PLOT A psychotic killer, presumed dead, appears to have returned.
CAST Matt Passmore, Laura Vandervoort, Callum Keith Rennie
RATED R (extreme gore)
BOTTOM LINE The “Saw” series continues with its usual combination of stomach-churning gore and a brain-dead screenplay.
John Kramer, the serial murderer who fancies himself to be the bloody sword of justice, appears to be back in “Jigsaw,” the eighth film in the infamous “Saw” franchise. Ten years after his alleged death, Kramer — or someone copying him — is once again preying on sinners, criminals and liars, trapping them in elaborate torture chambers designed to terrify them into confessing their sins. Sometimes he slices them to pieces anyway, though. You might say he has the wisdom of Solomon and the temperament of Torquemada.
There was something semi-seductive about Kramer’s twisted morality in the original “Saw” (2004), but the novelty wore off long ago. The plots became embarrassingly silly and convoluted, like a long horror soap opera (“The Young and the Headless,” maybe). With “Jigsaw,” the franchise is back to the basics — making bad people suffer — but it’s out of ideas. “Jigsaw” can’t even think of anyone interesting to kill.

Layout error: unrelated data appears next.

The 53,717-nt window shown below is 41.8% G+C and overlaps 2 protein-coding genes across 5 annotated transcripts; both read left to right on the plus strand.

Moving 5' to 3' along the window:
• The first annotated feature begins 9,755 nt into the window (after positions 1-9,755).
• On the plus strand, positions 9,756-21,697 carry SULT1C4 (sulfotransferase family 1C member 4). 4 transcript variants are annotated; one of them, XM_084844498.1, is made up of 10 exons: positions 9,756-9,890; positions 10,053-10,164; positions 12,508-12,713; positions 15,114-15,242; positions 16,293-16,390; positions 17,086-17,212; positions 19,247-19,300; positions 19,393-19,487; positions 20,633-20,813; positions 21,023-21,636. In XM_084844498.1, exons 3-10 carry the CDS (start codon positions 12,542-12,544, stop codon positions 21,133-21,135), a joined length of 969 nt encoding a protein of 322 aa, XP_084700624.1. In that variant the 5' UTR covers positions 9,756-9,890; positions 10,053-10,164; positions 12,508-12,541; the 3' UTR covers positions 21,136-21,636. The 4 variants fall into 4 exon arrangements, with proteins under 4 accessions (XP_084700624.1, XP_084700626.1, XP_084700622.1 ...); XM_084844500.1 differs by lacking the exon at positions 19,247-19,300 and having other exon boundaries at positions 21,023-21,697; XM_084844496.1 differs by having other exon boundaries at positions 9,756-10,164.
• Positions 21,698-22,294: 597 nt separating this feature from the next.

The five victims here, all trapped in a farmhouse rigged with lethal booby traps, range from the irredeemable to the merely crummy, and Kramer’s punishments don’t always fit the crime. Anna (Laura Vandervoort) seems to be grieving over a lost child. Ryan (Paul Braunstein) is a shady mortgage broker. Mitch (Mandela Van Peebles) placed a dishonest classified ad that led to a buyer’s death. And if that seems like scraping the bottom of the criminal barrel, how about the guy who made a filing error at work? With everything going on in the world, you’d think Kramer could find bigger fish to fry.
Meanwhile, every time a mangled victim pops up somewhere, Det. Halloran (Callum Keith Rennie) plops the body before coroner Logan Nelson (Matt Passmore) and his Goth-rock assistant, Eleanor (Hannah Emily Anderson). These scenes allow the directors, billed as the Spierig Brothers, to give us a few more minutes of on-screen gore. That rhythm — blood-red splatter, then a gray-green autopsy — gets pretty tedious, though, especially when these characters and their dialogue are among the most lifeless things in the movie.
In the end, the central mystery in “Jigsaw” — is Kramer alive or dead? — doesn’t really matter one way or the other. This franchise clearly intends to keep inflicting punishment on moviegoers for years to come.